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Paperback Blow : How a Small-Town Boy Made $100 Million with the Medellin Cocaine Cartel and Lost It All Book

ISBN: 0312267126

ISBN13: 9780312267124

Blow : How a Small-Town Boy Made $100 Million with the Medellin Cocaine Cartel and Lost It All

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Format: Paperback

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Book Overview

BLOW is the unlikely story of George Jung's roller coaster ride from middle-class high school football hero to the heart of Pable Escobar's Medellin cartel-- the largest importer of the United States cocaine supply in the 1980s. Jung's early business of flying marijuana into the United States from the mountains of Mexico took a dramatic turn when he met Carlos Lehder, a young Colombian car thief with connections to the then newly born cocaine operation...

Customer Reviews

5 ratings

Literally Being Blown Away

I was handed Blow from a friend and finished it within a busy schedule in less than a nine days. It is the unbelievable story of George Jung's life from being a small town local hero, to becoming deeply seeded in the Colombian drug trade. He managed to make more than 100 million dollars before he was caught for the last time and his extraordinary life leaves you nothing but dumbfounded. My favorite aspect of this novel is that you fall in love with and root for the bad-guy. The reader never really acknowledges George as the enemy even though he is part of a murderous, criminal trade. Because his personality is so likeable you disregard many of the immoral things that he does. How he plays the prison game and makes friends everywhere he goes. George even manages to befriend Senor Pablo Escobar. As a white kid from suburbia this feat is astonishing. The story is written through a mix of George's and author Bruce Porter's point of view and with interviews from several of his close friends and colleagues you can understand his life and actions from every point of view. George's dialogue is especially captivating because he is such a humble, carefree man with it seems no fear and complete control. Since the book is vulgar and sometimes portrays cocaine use in a humorous and unapologetic fashion I would recommend the book for at least, mature late teens. This book instantly became a new favorite of mine and because it is a true story I think it is especially unbelievable. This intensely researched and complete chronicle of George Jung's life is one of the most irresistible stories I have ever read.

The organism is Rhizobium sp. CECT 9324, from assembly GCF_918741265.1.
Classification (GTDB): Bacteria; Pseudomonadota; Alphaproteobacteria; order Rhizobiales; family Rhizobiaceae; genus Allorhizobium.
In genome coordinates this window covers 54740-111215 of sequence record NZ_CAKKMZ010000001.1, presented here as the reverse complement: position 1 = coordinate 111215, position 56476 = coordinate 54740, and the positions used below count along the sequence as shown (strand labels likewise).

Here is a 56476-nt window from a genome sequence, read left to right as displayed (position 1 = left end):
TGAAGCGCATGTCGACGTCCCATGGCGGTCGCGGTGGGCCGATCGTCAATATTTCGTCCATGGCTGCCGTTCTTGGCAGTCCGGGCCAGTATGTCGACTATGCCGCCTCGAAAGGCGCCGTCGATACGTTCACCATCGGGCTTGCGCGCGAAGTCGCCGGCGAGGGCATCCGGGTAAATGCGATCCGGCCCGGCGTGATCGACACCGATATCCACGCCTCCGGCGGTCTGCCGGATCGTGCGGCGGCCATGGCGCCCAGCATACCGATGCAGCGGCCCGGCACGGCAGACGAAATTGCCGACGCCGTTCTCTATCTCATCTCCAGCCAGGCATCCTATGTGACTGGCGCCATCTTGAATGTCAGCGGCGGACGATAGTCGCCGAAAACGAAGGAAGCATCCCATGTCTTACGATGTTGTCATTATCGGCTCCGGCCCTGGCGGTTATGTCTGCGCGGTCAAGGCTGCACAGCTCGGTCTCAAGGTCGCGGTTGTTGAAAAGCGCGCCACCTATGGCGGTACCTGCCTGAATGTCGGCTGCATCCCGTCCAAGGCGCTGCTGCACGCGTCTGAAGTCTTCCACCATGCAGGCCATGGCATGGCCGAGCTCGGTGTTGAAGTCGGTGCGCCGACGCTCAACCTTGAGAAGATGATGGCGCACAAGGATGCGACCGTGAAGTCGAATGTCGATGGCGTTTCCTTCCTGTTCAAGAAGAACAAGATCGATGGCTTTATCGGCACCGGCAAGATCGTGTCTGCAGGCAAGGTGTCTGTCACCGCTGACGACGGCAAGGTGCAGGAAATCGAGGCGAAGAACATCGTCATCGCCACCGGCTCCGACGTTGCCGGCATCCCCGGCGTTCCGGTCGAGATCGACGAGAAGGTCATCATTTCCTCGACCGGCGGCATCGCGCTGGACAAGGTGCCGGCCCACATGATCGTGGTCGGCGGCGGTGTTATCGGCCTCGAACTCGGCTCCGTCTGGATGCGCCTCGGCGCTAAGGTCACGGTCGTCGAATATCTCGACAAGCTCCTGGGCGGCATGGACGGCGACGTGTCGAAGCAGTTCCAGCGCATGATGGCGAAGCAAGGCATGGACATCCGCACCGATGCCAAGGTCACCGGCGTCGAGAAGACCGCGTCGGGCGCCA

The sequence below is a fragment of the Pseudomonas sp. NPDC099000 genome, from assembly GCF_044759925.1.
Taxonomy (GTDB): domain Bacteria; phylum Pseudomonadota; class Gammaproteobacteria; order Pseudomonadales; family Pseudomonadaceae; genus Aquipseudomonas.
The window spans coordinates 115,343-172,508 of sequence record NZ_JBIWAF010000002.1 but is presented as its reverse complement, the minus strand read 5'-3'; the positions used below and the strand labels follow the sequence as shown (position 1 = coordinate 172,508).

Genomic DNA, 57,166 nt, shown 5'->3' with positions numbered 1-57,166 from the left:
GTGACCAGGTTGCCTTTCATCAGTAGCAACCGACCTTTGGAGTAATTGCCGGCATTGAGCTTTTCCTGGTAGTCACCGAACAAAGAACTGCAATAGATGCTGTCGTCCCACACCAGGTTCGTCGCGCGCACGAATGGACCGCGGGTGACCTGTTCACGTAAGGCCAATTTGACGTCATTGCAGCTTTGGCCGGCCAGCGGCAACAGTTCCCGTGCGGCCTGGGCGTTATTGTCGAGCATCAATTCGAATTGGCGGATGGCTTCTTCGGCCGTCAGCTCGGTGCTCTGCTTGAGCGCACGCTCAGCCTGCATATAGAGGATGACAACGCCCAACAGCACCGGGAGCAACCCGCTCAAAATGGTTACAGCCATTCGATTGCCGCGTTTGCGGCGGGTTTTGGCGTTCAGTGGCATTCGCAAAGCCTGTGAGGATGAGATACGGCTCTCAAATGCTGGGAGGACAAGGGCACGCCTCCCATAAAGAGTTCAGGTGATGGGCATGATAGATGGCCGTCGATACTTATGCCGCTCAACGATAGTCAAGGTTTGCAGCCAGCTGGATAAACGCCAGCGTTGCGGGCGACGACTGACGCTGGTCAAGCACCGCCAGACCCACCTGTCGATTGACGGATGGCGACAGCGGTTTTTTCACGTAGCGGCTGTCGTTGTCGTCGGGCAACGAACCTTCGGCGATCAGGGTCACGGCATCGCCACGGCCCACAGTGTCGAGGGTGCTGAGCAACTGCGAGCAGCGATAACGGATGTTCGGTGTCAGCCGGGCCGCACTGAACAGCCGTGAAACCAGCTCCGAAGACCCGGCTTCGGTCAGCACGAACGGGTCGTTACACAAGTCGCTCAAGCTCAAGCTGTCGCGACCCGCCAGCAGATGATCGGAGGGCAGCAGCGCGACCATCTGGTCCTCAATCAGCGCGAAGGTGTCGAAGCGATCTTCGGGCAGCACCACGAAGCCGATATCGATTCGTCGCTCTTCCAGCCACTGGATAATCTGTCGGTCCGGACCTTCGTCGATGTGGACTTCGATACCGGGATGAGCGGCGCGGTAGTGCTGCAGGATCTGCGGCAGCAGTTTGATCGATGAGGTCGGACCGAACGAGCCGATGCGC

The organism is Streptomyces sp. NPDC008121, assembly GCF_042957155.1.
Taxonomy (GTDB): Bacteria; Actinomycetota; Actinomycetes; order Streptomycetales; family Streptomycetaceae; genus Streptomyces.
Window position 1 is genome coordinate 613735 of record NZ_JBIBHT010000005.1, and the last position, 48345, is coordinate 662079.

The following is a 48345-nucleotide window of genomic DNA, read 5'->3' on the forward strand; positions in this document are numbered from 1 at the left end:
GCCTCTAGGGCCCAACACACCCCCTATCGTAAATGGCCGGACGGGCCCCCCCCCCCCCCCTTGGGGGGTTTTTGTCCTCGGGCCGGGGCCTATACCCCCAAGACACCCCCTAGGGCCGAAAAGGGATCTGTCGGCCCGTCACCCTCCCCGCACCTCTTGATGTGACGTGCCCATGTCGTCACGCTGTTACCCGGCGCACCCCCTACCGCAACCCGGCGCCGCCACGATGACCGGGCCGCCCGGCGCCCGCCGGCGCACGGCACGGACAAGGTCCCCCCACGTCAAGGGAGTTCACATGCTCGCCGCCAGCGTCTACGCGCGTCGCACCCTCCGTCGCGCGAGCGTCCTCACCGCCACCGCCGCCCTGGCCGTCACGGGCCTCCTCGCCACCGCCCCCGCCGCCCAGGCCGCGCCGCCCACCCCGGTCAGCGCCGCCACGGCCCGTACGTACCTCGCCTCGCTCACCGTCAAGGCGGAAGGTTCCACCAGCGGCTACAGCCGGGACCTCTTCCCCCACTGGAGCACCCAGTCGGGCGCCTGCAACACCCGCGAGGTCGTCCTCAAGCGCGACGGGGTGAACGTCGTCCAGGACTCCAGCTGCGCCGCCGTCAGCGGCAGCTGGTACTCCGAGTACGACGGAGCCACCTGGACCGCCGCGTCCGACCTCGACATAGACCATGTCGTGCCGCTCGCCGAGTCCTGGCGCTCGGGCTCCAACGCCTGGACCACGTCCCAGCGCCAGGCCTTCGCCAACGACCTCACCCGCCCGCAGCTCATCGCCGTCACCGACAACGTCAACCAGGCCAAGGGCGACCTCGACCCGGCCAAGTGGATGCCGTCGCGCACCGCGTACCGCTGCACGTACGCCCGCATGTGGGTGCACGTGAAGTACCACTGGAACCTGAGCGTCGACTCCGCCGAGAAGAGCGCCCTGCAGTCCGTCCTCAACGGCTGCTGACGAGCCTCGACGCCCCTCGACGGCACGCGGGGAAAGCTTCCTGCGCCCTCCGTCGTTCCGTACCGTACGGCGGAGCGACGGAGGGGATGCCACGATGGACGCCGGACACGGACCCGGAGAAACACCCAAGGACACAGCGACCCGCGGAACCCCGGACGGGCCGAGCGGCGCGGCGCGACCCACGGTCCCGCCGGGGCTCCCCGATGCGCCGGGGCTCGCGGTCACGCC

Got to know when to calm down

For anyone expecting this book to be a kind of light, or detailing of the events in the film it's not. The George Jung we read about in Bruce Porter's book is a quite different one from the one played by Johnny Depp. He's a lot smarter (while not exactly being a genius), a lot more greedy, and a lot tougher. Plus, anyone enamored of the movie will be starstruck by the level of embellishment Ted Demme indulged in while making it. Jung never stopped dealing, even after he basically got a "get out of jail free" card for testifying against Carlos Lehder (Diego in the movie), a sinister megalomaniac who along with Jung basically introduced coke to the US. There was no "one last run" for his daughter, who we only hear about a few times in the book in vague reveries of regret Jung has for all she had to witness in his "glory days". Mirtha was not quite the ruthless bitch Penelope Cruz played, and seemed to have stuck by Jung through quite a bit. The book is essentially a repetitive documentation of drug smuggle after drug smuggle, until Jung gets way too comfortable and dipping into his own stash all the time. He just doesn't know when to calm down. Soon, he's so fried that he starts bragging to undercover cops and taking them under his wing as fellow smugglers, and so of course getting busted. For all this, Jung is no ruthless monster like many of the people we see him associate with. He's actually kind of a middle class goofball who had a business mind and weird determination to never be poor, which may have stemmed from his childhood (who cares? that's no excuse.) He seems to have had quite a bit of intellect and could have been successful at something other than his purely destructive occupation. He simply chose his own path and paid for it. He gets out of jail after he should have gone away forever, starts dealing weed again, and then goes away for good. There's no heartbreaking twist to any of this, just one man's greed getting the best of him. This is a sad story not for Jung but for his daughter, his wife, and his father, who also seems to have seen some good in him the whole way through. (We actually get to read the real tape Jung made for his father, one of the highlights of the book). An alternately exciting, depressing tale.